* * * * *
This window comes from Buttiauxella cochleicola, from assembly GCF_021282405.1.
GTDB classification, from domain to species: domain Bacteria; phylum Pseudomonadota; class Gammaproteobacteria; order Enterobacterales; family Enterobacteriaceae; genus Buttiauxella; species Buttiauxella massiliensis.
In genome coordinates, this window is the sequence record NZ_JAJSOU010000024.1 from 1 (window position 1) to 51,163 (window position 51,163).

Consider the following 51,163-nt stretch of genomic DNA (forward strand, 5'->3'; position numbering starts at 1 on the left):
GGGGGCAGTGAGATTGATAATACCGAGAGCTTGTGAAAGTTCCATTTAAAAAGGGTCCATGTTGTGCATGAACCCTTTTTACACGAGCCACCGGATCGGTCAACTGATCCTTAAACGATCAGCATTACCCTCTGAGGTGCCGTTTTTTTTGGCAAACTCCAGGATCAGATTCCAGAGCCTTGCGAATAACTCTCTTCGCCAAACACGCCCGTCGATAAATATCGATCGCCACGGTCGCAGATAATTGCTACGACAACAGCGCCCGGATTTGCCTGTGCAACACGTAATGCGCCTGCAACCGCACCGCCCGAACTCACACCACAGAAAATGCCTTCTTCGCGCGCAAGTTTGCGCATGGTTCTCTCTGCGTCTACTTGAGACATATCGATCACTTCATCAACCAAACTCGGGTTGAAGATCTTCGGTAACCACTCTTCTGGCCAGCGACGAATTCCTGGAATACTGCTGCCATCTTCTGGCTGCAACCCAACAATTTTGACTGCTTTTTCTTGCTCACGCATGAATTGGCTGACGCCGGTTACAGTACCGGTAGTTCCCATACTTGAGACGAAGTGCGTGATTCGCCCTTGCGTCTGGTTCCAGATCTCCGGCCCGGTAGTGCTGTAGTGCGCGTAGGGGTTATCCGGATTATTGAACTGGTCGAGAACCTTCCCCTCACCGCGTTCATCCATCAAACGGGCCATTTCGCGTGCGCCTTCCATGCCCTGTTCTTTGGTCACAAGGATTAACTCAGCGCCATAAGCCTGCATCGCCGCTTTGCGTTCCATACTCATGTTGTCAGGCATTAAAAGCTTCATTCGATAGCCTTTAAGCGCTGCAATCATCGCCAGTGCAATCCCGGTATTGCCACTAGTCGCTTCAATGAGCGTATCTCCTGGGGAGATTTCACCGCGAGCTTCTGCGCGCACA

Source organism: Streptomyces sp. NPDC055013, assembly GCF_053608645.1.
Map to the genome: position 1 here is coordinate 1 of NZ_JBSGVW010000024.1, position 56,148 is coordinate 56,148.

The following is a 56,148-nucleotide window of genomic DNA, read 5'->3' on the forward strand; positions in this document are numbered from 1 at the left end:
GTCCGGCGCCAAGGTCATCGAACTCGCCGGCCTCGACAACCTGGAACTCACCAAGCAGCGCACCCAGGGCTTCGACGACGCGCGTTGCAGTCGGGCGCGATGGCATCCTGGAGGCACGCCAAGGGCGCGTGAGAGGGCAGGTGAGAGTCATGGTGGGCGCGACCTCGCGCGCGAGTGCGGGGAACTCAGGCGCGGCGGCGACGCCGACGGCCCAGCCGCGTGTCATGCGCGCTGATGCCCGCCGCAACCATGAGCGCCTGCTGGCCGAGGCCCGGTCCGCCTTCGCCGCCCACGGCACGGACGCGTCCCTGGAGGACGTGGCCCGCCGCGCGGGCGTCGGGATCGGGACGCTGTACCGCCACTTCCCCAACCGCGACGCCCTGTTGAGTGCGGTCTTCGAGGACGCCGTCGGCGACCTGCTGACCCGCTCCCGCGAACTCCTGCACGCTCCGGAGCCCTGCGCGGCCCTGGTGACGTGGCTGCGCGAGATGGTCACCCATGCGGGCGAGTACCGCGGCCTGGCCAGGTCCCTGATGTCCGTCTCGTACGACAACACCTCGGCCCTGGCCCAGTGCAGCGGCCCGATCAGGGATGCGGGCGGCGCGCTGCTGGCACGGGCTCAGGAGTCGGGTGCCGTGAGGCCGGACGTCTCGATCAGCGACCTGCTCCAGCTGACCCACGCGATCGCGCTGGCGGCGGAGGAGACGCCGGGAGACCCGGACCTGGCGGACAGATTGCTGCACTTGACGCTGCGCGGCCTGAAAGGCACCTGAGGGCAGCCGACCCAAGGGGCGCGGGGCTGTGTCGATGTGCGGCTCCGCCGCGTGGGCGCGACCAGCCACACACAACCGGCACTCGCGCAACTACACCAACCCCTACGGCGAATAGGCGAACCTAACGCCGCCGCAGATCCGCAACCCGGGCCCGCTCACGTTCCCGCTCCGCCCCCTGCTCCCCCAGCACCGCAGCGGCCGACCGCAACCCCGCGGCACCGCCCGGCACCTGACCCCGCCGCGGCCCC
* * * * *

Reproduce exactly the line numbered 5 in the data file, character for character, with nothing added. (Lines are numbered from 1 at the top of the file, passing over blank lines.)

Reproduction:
GGGGGCAGTGAGATTGATAATACCGAGAGCTTGTGAAAGTTCCATTTAAAAAGGGTCCATGTTGTGCATGAACCCTTTTTACACGAGCCACCGGATCGGTCAACTGATCCTTAAACGATCAGCATTACCCTCTGAGGTGCCGTTTTTTTTGGCAAACTCCAGGATCAGATTCCAGAGCCTTGCGAATAACTCTCTTCGCCAAACACGCCCGTCGATAAATATCGATCGCCACGGTCGCAGATAATTGCTACGACAACAGCGCCCGGATTTGCCTGTGCAACACGTAATGCGCCTGCAACCGCACCGCCCGAACTCACACCACAGAAAATGCCTTCTTCGCGCGCAAGTTTGCGCATGGTTCTCTCTGCGTCTACTTGAGACATATCGATCACTTCATCAACCAAACTCGGGTTGAAGATCTTCGGTAACCACTCTTCTGGCCAGCGACGAATTCCTGGAATACTGCTGCCATCTTCTGGCTGCAACCCAACAATTTTGACTGCTTTTTCTTGCTCACGCATGAATTGGCTGACGCCGGTTACAGTACCGGTAGTTCCCATACTTGAGACGAAGTGCGTGATTCGCCCTTGCGTCTGGTTCCAGATCTCCGGCCCGGTAGTGCTGTAGTGCGCGTAGGGGTTATCCGGATTATTGAACTGGTCGAGAACCTTCCCCTCACCGCGTTCATCCATCAAACGGGCCATTTCGCGTGCGCCTTCCATGCCCTGTTCTTTGGTCACAAGGATTAACTCAGCGCCATAAGCCTGCATCGCCGCTTTGCGTTCCATACTCATGTTGTCAGGCATTAAAAGCTTCATTCGATAGCCTTTAAGCGCTGCAATCATCGCCAGTGCAATCCCGGTATTGCCACTAGTCGCTTCAATGAGCGTATCTCCTGGGGAGATTTCACCGCGAGCTTCTGCGCGCACA